We got a bit of a late start this morning, but the tail-wind was so great that we got through the first 50 miles of today’s ride in just three hours! We stopped in Wolf Point to pick up groceries, not knowing what would be available in any of the following towns, and ate lunch in a park. The winds were really starting to pick up, but at that point, we had to head south, rather that east. This directional change is due to the effects of fracking in northern North Dakota, where apparently, bad traffic and a real “wild west mentality” have taken over as young men flock to the region for the lucrative jobs. So American Cycling Association’s maps take us a bit south to avoid that. While we are happy to take another route, today’s directional change turned that lovely tail-wind into a scary cross-wind, threatening to push us out into traffic with each gust, and often pushing against our intended direction. The last 53 miles took us over 5 hours, and we were thrilled to finally reach Circle, Montana.
Unfortunately, the only place to stay there is a trailer park where the owner — let’s call him J — lets people camp next to his propane tank for $10. J showed us to the “shower,” a hose suspended over the sump pump in the basement of the laundromat, where we could clean up. This was tolerable though (we didn’t have showers at the churches, so we were happy to clean up any way we could) — it was his politics and social skills that were unfortunate. When he saw us, J exclaimed “I like your kind!” We thought he meant he liked to welcome cyclists. It quickly became clear that he was happy to see that we were a man and woman that were together. J talked at length about two women that he thought were lesbians that had stayed there before us, and about how unnatural he thinks it is. We made it as clear as we could that he was making us uncomfortable, but given that he seemed a bit off, and had had quite a few beers, we didn’t feel comfortable arguing with him. No matter how we tried to change the subject, he kept going on, saying that “thinking of S-E-X for them makes me feel dirty, you know?” We came up with as polite of statement of disagreement as we could, and finally managed to get out of the conversation. He eventually moved on to misogynistic jokes. If leaving that campsite didn’t mean another 50 miles of cycling in the evening, we would have left. There was just no where else to go. The experience made us intensely uncomfortable, but it also reinforced the privilege that we have as we pursue our goal of crossing the country by bike. In this case, the owner was happy to host us because he perceived us as a straight couple. Presumably, some of the good will we have received on this trip has been easier to come by because we are perceived as white, straight, cis-gendered, middle-class, able-bodied, and so on. This trip is obviously physically challenging due to the miles on the bike. It is psychologically challenging also due to the miles on the bike, and miles of monotony in certain stretches of the country, the mosquitoes, the wet tent from camping repeatedly in the rain, etc — but no matter what, we want to keep in mind that we are incredibly fortunate to have the time and ability to do this trip, and to be aware of our privilege in how we are perceived across the country.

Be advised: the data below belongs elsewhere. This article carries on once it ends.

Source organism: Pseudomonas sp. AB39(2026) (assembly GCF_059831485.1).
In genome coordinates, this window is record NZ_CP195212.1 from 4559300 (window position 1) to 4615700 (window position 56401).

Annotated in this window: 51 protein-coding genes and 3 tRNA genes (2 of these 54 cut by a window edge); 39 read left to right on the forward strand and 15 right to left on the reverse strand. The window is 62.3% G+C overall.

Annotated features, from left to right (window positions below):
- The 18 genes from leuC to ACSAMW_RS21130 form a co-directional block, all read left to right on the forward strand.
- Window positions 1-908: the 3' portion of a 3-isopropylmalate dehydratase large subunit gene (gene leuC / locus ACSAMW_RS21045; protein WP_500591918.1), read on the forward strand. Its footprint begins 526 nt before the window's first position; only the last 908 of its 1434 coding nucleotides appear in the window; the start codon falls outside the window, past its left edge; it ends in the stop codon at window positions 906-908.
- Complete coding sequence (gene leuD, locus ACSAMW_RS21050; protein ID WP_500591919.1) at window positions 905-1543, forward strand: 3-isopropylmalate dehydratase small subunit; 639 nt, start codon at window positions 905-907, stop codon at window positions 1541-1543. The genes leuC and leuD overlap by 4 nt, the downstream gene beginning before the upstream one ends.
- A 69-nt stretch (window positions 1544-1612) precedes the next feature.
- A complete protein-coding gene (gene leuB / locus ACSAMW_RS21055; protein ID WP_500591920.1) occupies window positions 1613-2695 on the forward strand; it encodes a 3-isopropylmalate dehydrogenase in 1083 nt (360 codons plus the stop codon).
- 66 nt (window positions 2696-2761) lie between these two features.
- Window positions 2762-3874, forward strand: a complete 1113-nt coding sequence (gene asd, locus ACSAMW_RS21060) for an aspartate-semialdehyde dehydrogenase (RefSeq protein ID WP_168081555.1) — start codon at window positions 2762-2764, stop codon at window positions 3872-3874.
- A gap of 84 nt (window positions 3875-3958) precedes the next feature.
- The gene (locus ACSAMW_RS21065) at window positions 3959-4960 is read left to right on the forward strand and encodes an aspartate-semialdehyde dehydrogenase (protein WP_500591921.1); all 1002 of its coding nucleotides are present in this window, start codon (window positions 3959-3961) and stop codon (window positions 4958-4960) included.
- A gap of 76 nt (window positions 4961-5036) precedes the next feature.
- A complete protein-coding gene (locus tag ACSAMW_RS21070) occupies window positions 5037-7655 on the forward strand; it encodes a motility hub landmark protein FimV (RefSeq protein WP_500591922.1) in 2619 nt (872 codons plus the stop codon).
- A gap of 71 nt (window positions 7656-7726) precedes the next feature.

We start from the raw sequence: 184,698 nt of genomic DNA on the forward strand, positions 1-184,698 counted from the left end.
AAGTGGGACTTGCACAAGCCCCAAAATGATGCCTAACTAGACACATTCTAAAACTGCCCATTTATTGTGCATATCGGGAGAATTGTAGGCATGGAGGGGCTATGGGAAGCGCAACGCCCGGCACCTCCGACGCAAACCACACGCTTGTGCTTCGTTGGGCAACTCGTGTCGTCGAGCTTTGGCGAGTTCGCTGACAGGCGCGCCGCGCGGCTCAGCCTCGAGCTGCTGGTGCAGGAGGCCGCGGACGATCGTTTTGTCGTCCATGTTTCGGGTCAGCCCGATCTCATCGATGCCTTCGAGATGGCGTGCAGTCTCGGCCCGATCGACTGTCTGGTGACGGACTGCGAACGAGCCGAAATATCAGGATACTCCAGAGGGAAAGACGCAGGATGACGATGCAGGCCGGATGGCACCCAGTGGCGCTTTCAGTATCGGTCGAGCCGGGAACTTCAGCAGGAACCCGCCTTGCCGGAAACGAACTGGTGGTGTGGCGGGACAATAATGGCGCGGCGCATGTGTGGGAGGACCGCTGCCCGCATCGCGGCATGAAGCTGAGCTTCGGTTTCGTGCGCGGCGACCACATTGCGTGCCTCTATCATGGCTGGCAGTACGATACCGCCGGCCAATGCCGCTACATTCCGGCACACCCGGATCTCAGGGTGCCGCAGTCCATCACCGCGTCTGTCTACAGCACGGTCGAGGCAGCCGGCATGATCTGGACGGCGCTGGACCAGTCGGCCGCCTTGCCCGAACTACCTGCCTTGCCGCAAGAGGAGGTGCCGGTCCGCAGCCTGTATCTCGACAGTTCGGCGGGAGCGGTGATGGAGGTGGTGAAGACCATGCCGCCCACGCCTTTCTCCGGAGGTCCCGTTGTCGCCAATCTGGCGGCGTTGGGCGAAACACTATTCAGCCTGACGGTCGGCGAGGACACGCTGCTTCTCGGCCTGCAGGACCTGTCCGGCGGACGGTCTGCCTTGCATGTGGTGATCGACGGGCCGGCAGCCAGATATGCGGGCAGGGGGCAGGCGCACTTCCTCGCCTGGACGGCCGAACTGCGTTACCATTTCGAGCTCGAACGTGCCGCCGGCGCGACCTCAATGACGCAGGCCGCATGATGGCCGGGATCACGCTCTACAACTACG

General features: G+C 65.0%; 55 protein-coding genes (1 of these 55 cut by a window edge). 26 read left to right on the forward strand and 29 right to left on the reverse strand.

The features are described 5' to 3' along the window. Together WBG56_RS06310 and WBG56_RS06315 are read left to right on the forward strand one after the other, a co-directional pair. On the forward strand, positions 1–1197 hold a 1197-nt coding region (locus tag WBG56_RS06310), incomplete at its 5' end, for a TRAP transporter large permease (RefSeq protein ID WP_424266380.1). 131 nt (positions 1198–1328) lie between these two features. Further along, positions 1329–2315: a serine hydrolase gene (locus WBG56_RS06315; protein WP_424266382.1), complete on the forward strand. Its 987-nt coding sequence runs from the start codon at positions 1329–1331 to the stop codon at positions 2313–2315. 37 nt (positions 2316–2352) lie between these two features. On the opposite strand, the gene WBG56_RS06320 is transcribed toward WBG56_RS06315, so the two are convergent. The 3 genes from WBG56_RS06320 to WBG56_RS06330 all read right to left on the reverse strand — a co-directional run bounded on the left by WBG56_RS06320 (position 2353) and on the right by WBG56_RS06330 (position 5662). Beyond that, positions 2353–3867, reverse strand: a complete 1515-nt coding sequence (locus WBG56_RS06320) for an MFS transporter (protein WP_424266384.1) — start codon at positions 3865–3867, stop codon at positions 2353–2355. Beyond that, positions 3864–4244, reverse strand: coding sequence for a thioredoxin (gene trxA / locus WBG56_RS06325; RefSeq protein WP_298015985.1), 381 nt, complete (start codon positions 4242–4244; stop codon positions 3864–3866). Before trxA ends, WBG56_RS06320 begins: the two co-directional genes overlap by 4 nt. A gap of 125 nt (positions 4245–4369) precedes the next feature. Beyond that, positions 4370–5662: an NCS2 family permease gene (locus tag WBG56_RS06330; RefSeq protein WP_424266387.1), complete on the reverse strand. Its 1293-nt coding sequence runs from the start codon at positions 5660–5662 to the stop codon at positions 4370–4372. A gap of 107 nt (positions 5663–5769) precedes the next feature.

today’s ride: 102.9 miles
time in the saddle: 8 hrs and 10 min
total distance: 1405 miles